Página12: Argentina le pagó 1883 millones de dólares al FMI
La Nación: Las reservas sintieron el impacto del pago al FMI y confirman que están otra vez bajo estrés

3. Changes in the national and Buenos Aires cabinets

After the government’s adverse outcome in the legislative primary elections, President Alberto Fernández made changes to his cabinet. The turnover was aimed at guaranteeing the internal balance of Frente de Todos in response to tensions generated by the ruling coalition’s electoral defeat in the country’s largest districts, especially in the Province of Buenos Aires. Among those who joined the cabinet are: Juan Manzur (former governor of Tucumán), who led the ruling party to an important victory in his province, was appointed Cabinet Chief; Aníbal Fernández (ex-chief of staff from 2011 to 2015) is the new Minister of Security; Julián Domínguez (ex-president of the Chamber of Deputies) was appointed Minister of Agriculture; and Daniel Filmus (former Minister of Education) took over as Minister of Science and Technology. Earlier this week, Buenos Aires Governor Axel Kicillof also announced a cabinet change to provide “renewal.” He incorporated officials with territorial clout, such as the former mayor of Lomas de Zamora, Martin Insaurralde, who was sworn in as the new chief of staff. The cabinet change seeks to improve the ruling party’s management before the general legislative elections, which will be held in November.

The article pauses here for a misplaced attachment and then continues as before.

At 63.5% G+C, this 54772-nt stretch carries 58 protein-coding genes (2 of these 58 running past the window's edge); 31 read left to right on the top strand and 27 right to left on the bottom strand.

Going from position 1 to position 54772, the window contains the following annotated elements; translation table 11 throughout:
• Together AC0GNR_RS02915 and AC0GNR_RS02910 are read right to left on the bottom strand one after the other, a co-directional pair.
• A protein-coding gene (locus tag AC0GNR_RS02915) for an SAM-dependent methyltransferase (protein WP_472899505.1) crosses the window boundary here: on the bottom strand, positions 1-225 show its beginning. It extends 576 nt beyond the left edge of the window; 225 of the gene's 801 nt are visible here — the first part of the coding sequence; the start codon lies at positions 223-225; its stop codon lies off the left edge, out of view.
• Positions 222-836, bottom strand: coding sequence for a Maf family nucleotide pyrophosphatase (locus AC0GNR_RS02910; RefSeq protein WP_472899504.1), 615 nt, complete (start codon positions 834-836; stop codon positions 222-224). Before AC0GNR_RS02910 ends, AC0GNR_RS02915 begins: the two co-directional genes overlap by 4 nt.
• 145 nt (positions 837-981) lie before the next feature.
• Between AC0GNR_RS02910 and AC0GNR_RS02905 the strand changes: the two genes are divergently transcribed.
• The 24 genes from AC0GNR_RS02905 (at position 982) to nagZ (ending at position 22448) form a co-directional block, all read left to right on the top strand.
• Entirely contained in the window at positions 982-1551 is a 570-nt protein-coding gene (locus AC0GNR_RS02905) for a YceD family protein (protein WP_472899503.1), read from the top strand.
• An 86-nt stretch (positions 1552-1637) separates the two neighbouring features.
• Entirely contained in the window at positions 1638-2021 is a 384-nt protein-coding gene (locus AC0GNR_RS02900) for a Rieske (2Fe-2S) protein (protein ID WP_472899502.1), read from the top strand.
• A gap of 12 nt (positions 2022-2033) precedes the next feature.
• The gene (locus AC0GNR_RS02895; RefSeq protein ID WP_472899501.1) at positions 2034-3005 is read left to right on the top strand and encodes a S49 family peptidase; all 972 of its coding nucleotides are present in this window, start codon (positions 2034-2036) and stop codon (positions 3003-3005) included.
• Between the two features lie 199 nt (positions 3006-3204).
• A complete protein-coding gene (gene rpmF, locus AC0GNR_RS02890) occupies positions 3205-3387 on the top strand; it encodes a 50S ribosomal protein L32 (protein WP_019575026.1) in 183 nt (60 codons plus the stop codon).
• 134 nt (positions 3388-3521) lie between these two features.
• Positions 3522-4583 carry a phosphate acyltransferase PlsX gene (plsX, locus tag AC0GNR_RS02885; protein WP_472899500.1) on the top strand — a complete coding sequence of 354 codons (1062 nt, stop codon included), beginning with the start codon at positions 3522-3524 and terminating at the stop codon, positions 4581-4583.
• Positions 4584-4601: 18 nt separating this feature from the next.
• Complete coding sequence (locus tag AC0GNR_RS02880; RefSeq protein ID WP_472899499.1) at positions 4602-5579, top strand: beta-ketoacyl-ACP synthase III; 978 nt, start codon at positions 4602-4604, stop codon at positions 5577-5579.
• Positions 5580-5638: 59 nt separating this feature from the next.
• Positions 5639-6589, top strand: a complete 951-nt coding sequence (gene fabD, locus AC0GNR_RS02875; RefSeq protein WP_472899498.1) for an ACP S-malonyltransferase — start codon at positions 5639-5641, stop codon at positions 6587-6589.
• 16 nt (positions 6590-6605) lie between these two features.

Télam: Kicillof: “Los cambios en el Gabinete son una decisión política adecuada a esta etapa”
Perfil: Alberto Fernández tomó el juramento de Juan Manzur, Santiago Cafiero y los nuevos ministros

4. The trade superplus reached USD $2.339 billion in August its highest figure in 21 months

The National Institute of Statistics and Censuses (Indec) reported that, in the first eight months of 2021, Argentina’s trade value rose to USD $10.649 billion, creating a positive trade balance of USD $2.339 billion. “In the eighth month of the year, exports reached USD $8.093 billion, which represented an improvement of 63.3% year-on-year, while imports registered an increase of 64%, adding USD $5,754 billion,” determined the report. In seasonally adjusted terms, exports in August grew 11.6%, and the trend-cycle registered an increase of 2.7%, compared to July 2021. All items increased sales abroad: fuels and energy (CyE), 182.4%; primary products (PP), 69.2%; manufactures of industrial origin (MOI), 60.4%; and manufactures of agricultural origin (MOA), 46.8 per cent.